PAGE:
Questioning Walter Lippmann and our methods of journalism training

Editor’s Note: Our sister publication Nieman Reports is out with its spring issue, which spotlights the efforts of reporters trying to uncover corruption. We’re highlighting a few entries that connect with subjects we follow in the Lab, but go read the whole issue. In this piece, James Miller of the University of London’s Center for the Study of Global Media and Democracy at Goldsmiths writes about different approaches to journalism training.

Walter Lippmann complained in 1919 that American journalists were doing the work of “preachers, revivalists, prophets and agitators.” They reported the news “by entirely private and unexamined standards.” People would look back, Lippmann observed acidly in his book Liberty and the News, and wonder how nations that thought themselves to be self-governing “provided no genuine training schools for the [journalists] upon whose sagacity they were dependent.”

Lippmann considered making training in schools of journalism a requirement for the job. But what he really wanted, philosophically, was to model the practice of journalism on science, which had successfully harnessed the “discipline of modernized logic.” Decades later, Bill Kovach and Tom Rosenstiel, in The Elements of Journalism, were still pursuing the same possibly illusive end, encouraging newspeople to adopt the rigor of their five “intellectual principles of a science of reporting.” If the dream of a scientific journalism has yet to be fulfilled, the more prosaic of Lippmann’s visions seems to have been realized.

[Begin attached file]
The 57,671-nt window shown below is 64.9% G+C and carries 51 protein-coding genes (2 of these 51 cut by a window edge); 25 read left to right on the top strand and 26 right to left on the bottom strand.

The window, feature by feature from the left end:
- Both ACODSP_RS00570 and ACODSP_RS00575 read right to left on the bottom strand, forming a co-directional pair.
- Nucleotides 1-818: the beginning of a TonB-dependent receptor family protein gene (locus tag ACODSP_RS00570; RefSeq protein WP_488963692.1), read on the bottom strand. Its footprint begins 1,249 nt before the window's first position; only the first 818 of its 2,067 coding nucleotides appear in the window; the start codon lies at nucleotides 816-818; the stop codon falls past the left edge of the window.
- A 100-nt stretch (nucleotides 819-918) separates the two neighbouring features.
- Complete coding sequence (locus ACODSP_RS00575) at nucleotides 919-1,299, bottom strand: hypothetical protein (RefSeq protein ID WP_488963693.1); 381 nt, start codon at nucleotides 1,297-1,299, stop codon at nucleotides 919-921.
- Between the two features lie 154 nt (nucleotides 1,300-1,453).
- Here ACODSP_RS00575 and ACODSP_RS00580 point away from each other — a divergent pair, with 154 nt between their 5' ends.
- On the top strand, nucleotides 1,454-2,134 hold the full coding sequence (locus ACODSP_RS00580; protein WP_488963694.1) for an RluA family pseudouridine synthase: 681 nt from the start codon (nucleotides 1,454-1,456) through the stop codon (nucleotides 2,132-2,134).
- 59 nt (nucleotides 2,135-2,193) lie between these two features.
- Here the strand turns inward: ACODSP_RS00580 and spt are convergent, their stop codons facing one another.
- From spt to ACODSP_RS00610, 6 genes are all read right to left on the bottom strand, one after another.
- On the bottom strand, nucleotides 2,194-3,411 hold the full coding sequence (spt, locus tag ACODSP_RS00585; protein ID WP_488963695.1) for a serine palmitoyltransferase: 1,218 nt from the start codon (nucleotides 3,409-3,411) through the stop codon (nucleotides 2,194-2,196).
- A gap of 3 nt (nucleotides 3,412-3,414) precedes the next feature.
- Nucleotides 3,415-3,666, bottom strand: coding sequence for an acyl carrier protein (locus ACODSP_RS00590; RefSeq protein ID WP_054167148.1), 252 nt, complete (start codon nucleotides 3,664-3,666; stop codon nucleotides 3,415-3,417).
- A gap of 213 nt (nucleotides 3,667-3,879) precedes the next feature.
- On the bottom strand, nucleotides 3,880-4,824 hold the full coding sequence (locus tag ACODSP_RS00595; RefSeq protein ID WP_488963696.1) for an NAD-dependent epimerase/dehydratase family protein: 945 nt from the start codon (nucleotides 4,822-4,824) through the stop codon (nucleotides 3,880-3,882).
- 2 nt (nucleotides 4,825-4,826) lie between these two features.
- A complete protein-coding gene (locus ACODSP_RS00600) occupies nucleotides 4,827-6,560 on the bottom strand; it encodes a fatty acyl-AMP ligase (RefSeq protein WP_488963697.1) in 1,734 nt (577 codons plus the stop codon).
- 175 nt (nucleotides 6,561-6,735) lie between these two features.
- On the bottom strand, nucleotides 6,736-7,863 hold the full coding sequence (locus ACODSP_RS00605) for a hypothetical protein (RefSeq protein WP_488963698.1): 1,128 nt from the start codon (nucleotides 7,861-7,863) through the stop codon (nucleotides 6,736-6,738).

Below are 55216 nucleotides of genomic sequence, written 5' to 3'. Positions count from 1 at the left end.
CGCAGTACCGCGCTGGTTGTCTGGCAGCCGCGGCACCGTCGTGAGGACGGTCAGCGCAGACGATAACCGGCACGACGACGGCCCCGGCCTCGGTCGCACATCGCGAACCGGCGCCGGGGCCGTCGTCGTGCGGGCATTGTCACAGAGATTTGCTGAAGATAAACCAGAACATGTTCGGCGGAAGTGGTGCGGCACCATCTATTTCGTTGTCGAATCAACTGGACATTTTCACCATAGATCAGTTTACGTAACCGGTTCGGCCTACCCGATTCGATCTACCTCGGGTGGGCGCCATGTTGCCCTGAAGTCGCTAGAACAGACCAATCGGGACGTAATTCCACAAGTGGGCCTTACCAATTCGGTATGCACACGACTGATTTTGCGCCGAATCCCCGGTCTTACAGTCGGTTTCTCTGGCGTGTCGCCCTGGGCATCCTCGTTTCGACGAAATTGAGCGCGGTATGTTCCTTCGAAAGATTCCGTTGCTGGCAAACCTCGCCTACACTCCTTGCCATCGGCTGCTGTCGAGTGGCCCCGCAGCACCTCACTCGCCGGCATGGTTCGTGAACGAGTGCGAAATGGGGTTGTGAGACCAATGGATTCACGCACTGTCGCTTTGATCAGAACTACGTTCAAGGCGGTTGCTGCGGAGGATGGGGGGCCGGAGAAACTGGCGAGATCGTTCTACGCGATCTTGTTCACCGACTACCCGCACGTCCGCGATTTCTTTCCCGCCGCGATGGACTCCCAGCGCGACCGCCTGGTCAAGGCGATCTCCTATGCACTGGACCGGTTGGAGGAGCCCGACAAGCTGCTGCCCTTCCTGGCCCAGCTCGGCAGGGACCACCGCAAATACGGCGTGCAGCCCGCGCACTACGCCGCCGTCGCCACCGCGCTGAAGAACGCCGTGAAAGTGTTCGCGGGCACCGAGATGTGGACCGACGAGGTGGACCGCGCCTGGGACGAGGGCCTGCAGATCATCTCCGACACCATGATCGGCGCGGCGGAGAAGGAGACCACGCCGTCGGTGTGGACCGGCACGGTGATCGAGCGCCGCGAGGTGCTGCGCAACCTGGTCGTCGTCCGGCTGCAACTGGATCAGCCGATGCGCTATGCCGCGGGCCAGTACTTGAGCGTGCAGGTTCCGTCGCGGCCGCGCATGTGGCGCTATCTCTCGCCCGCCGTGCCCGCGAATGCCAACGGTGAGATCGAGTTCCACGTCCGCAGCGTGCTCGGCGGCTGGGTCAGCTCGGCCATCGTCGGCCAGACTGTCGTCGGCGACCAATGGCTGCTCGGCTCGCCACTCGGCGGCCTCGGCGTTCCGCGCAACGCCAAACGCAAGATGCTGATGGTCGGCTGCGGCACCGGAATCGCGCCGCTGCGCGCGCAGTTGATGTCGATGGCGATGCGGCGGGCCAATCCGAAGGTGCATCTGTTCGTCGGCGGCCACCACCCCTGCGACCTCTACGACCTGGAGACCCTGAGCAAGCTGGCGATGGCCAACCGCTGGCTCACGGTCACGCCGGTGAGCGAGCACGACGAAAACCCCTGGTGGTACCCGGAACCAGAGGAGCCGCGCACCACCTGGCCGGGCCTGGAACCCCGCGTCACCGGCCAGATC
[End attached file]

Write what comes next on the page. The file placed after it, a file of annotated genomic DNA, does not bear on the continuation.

Keep reading »

The Newsonomics of The New York Times’ pay fence

Editor’s Note: Each week, Ken Doctor — author of Newsonomics and longtime watcher of the business side of digital news — writes about the economics of news for the Lab.

It’s official — and the world still turns. After 14 months of planning, The New York Times is finally launching its pay system, starting in the U.S. March 28. It’s been a gestation period longer than a manatee’s, due to customer-service identification and coordination issues, tech development schedules, pricing thinking (and rethinking), and new tablet relaunch preparations. As I wrote earlier this week (“NYT’s Good Timing on Pay Launch, Amid News Chaos“), its timing is remarkably good — playing to the astounding iPad 2 launch, big news around the world, and a growing sense of the Times’ outsized importance as media chaos multiplies.